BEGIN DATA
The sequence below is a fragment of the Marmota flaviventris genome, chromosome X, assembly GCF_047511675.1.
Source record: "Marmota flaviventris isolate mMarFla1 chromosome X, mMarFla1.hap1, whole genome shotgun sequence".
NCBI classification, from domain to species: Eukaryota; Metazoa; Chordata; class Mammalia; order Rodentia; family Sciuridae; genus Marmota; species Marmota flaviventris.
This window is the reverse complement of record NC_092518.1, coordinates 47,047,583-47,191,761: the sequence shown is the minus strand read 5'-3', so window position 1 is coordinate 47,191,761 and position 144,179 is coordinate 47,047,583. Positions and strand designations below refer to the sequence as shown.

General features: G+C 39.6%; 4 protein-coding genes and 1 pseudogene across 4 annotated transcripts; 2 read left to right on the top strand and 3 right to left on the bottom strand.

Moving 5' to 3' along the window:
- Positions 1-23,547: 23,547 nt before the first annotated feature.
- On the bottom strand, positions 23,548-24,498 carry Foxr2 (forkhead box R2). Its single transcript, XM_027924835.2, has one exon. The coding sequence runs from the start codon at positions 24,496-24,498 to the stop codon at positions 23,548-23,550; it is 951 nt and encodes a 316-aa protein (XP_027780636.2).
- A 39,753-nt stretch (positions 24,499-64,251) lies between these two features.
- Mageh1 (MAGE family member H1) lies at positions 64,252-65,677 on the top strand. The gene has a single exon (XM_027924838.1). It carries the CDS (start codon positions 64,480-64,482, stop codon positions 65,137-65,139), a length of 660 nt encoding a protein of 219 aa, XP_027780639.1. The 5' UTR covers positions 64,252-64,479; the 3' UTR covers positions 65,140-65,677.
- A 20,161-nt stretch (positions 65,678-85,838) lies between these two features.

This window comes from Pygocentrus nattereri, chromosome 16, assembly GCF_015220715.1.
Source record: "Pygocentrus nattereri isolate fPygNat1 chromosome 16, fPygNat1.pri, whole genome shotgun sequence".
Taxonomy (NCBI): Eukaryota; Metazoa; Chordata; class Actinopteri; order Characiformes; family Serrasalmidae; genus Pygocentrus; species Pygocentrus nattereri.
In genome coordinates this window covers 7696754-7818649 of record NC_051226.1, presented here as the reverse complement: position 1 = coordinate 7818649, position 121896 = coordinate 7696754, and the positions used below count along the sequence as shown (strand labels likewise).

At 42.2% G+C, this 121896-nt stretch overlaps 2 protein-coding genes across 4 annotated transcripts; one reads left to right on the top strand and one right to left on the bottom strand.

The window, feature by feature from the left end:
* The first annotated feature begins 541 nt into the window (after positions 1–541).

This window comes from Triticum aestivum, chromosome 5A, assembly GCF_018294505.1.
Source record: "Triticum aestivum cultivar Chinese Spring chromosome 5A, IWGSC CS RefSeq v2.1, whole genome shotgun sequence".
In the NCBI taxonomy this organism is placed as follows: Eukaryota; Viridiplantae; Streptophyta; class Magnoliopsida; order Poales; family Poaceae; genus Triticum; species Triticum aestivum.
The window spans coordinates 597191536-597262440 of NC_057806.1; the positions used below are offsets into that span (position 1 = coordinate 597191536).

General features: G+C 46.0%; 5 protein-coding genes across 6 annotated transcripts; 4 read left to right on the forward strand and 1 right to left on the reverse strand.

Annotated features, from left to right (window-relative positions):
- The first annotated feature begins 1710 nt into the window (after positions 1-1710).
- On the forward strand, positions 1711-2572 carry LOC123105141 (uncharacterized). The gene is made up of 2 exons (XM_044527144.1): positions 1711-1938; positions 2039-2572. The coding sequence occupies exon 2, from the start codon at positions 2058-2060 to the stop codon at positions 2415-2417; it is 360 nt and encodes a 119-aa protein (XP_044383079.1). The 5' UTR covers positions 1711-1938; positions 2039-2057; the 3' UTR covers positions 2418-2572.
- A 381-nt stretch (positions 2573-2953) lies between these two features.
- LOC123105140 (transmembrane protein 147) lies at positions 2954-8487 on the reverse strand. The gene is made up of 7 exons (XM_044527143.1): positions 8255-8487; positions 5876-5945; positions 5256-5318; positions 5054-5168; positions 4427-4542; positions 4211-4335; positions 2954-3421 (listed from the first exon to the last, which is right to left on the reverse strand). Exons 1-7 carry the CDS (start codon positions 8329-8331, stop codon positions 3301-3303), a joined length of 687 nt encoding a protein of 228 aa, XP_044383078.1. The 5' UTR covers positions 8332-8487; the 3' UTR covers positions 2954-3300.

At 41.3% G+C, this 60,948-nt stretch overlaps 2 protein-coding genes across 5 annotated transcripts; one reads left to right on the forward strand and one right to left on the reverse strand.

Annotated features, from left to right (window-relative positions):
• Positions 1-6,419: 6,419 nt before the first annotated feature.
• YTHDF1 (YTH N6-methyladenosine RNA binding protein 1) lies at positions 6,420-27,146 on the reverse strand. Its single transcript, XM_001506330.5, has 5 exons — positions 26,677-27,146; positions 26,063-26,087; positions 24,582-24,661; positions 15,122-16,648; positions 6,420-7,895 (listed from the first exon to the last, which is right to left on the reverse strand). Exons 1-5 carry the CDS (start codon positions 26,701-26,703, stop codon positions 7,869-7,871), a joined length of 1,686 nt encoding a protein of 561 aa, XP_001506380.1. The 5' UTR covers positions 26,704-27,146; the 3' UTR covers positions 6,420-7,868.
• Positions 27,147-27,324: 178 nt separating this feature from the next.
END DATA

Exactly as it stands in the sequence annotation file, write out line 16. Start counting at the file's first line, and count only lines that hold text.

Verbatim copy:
At 42.2% G+C, this 121896-nt stretch overlaps 2 protein-coding genes across 4 annotated transcripts; one reads left to right on the top strand and one right to left on the bottom strand.